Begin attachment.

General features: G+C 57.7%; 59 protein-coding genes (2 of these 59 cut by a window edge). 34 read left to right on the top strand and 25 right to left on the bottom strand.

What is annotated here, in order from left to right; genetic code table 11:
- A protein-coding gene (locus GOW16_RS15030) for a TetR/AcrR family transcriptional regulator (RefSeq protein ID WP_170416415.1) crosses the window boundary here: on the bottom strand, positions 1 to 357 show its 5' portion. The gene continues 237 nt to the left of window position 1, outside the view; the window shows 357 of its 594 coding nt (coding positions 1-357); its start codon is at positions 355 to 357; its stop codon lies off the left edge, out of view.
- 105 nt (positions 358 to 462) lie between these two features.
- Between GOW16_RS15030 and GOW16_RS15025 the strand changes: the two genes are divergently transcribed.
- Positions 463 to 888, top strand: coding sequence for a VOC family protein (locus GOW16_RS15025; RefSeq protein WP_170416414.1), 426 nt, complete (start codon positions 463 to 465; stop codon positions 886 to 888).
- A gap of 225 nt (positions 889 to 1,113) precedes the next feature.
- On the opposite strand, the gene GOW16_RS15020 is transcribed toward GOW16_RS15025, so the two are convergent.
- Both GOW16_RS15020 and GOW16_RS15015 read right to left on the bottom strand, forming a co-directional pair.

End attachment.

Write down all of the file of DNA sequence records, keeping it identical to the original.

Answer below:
General features: G+C 57.7%; 59 protein-coding genes (2 of these 59 cut by a window edge). 34 read left to right on the top strand and 25 right to left on the bottom strand.

What is annotated here, in order from left to right; genetic code table 11:
- A protein-coding gene (locus GOW16_RS15030) for a TetR/AcrR family transcriptional regulator (RefSeq protein ID WP_170416415.1) crosses the window boundary here: on the bottom strand, positions 1 to 357 show its 5' portion. The gene continues 237 nt to the left of window position 1, outside the view; the window shows 357 of its 594 coding nt (coding positions 1-357); its start codon is at positions 355 to 357; its stop codon lies off the left edge, out of view.
- 105 nt (positions 358 to 462) lie between these two features.
- Between GOW16_RS15030 and GOW16_RS15025 the strand changes: the two genes are divergently transcribed.
- Positions 463 to 888, top strand: coding sequence for a VOC family protein (locus GOW16_RS15025; RefSeq protein WP_170416414.1), 426 nt, complete (start codon positions 463 to 465; stop codon positions 886 to 888).
- A gap of 225 nt (positions 889 to 1,113) precedes the next feature.
- On the opposite strand, the gene GOW16_RS15020 is transcribed toward GOW16_RS15025, so the two are convergent.
- Both GOW16_RS15020 and GOW16_RS15015 read right to left on the bottom strand, forming a co-directional pair.